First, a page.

irregular, yet balanced

promarin multipulsion

Our Footprint in the Maritime Ecosystem

Everybody knows, from personal experience, that humans make noise – particularly when they use machines. Machines such as ships. On a ship noise acts in two directions: on the one hand, pressure waves in water travel over large distances and threaten lifeforms that have lived here undisturbed since prehistoric times. On the other hand, noise and vibration place considerable stress not only on the crew (and passengers), but also on the ships structure. Besides the engines, the propeller is next biggest source of vibrational noise. It imparts shock waves directly on the surrounding water and these, upon collision with the hull; transfer the shock to the ship.

The Evolution of the High-Tech Propeller

When developing propellers it is important to protect both the marine environment and the people aboard the vessel from excessive levels of noise. During its decades-long history, the ship propeller improved significantly through accumulating experience and the use of advanced computational methods. One cornerstone of this development was the individualisation of propeller designs. Every propeller’s blade- and profile geometries were designed to fit its operating conditions. This process managed to somewhat improve both the efficiency and noise behaviour of a propeller despite the fact that these two objectives are so often opposed.

Photo: Rafael Golf/UDE

Why the Multipulsion®?

Despite all the energy poured into the development of low-noise, high-efficiency propellers no one had yet succeeded in preventing the unfavourable, uniform impulses caused by the propeller blades. It is known since antiquity that when marching across a bridge, it is best to break step or else risk causing resonant vibrations that can destroy even the strongest structure. But how would one strip a propeller of this uniformity without causing imbalances?


less noise*Compared to an identical propeller without Multipulsion® design


less vibration*Compared to an identical propeller without Multipulsion® design

1 = 1

equal efficiency

The Breakthrough

After years of development, we managed exactly that: with our patented Multipulsion® principle, we created a balanced, non-uniform propeller. By combining different approaches for the variation of the blade geometry with methods of compensating for the imbalances thus caused, Promarin designed a completely new propeller. Its behaviour was extensively simulated using our most modern processor cluster. The simulations exceeded expectations and showed that the Multipulsion® successfully combines multiple effects to reduce noise. Not only does the Multipulsion® eliminate harmful harmonics, it also smears the vortices that normal propellers develop at their blades tips, which can cause destructive cavitation and extreme noise. These improvements do not come at the cost of a higher fuel consumption because the Multipulsion® is still a propeller in the classical sense – just more intelligently made.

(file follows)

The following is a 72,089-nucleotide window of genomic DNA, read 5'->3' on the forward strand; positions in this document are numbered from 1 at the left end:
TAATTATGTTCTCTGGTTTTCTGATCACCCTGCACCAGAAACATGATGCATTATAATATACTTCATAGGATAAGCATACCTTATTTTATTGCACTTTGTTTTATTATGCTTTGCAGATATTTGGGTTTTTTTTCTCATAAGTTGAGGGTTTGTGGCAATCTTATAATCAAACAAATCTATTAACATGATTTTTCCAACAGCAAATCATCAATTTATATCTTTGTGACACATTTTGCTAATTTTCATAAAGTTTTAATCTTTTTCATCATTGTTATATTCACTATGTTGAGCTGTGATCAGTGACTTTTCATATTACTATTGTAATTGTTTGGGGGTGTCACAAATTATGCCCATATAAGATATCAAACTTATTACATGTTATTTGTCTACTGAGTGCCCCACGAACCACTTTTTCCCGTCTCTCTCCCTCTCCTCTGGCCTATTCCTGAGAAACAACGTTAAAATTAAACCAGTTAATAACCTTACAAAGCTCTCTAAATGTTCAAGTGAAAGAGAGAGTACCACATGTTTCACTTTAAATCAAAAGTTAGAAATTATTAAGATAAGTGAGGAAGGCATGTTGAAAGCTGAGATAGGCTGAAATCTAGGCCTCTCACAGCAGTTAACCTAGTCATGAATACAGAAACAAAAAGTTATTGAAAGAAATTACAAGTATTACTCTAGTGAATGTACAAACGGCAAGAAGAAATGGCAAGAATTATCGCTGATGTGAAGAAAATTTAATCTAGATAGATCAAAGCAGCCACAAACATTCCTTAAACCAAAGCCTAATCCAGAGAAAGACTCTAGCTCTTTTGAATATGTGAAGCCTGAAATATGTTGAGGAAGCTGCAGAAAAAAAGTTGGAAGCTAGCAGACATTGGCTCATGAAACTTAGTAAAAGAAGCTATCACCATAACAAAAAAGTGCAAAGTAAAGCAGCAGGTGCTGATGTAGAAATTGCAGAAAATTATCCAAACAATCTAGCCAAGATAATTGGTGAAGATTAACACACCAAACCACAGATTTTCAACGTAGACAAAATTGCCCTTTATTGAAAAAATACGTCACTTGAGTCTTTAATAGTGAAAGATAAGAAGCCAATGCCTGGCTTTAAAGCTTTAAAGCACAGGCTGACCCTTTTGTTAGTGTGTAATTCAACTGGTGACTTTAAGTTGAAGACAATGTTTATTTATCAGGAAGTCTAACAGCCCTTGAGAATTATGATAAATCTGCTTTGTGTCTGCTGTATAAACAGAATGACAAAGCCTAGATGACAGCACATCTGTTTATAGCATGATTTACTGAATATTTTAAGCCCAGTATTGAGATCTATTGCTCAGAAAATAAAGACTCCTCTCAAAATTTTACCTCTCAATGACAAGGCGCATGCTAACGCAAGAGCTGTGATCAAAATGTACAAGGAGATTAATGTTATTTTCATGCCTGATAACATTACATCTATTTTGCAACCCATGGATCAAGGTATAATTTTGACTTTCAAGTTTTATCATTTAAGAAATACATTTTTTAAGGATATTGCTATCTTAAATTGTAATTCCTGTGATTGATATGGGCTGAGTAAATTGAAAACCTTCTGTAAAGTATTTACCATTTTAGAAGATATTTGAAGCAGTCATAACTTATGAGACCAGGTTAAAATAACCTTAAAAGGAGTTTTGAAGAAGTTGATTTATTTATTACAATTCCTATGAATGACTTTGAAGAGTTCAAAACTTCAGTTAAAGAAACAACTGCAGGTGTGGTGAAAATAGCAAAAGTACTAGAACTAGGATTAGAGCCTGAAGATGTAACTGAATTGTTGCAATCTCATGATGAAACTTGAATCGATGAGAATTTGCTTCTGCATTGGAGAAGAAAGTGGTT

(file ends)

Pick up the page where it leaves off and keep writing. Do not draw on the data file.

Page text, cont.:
See the difference:

How it’s made

To ensure that the principles of the Multipulsion® can be applied to any vessel type, we developed a modern design strategy. We programmed a purpose-built python library called pyromarin, which consists, at its core, of multiple modules for geometry creation, simulation management, analysis and optimization. The construction of a Multipulsion® begins with a conventional propeller geometry. This is then virtually installed in the ship and its behaviour is simulated. For this purpose Promarin has 12 servers with a total of 832 cores available in house. Through a 200Gb/s network the cores are connected into a supercomputer. After the initial simulation, forces, pressure fluctuations and other parameters are analysed and the propeller frequencies are automatically modified under consideration of balance and efficiency. That is how classical propulsion turns into Multipulsion®.

Less Noise,
Equal Efficiency

In Practice

Since its conception, extensive practical experience with the Multipulsion® has been gathered. After laboratory tests in Berlin, the first full-sized propellers were taken into service. We can now proudly report that the Multipulsion® is an incredible success on every vessel on which it is used. Look at some of the results:


Vorspann Loh Gmbh’s push boat MS RHEINLAND works on the Rhine near Bingen as a barge tug and support vessel. In comparison to its propeller, the vessel has a large engine (940kW @ 1600rpm) with caused strong vibrations at its primary operating speed of 1400rpm. The vibrations were so extreme that they destroyed some of the vessels electronic equipment. The strongest vibrations were, however, measured in the wheelhouse where they reached a magnitude of up to 6mm/s rms. All harmful vibrations could be eliminated by installing a new, patented Multipulsion® propeller.


The TMS Denver works as a tanker between Rotterdam and Basel. The fleet manager of Unibarge, Alexander Wanders, reported that the noise levels on the ship were so high that the crew could not sleep. Measurements showed a particular emphasize of blade frequencies. We suspected that resonant interactions between the propeller and the hull were to blame. Through the installation of a Multipulsion® the vibrations were significantly reduced and the crew could finally get some rest.


Could you profit from our new Multipulsion® technology?
Don't hesitate to contact us by phone or mail.

Promarin – Specialist for Propeller and Marine Technology since 1992

Shipowners, shipyards and captains have been placing their trust in us for decades. Apart from propellers, we offer complete propulsion systems and comprehensive service whilst continuously placing our focus on the best performance, reliability and eco-friendliness. Promarin GmbH has built more than 10,000 propellers since its establishment.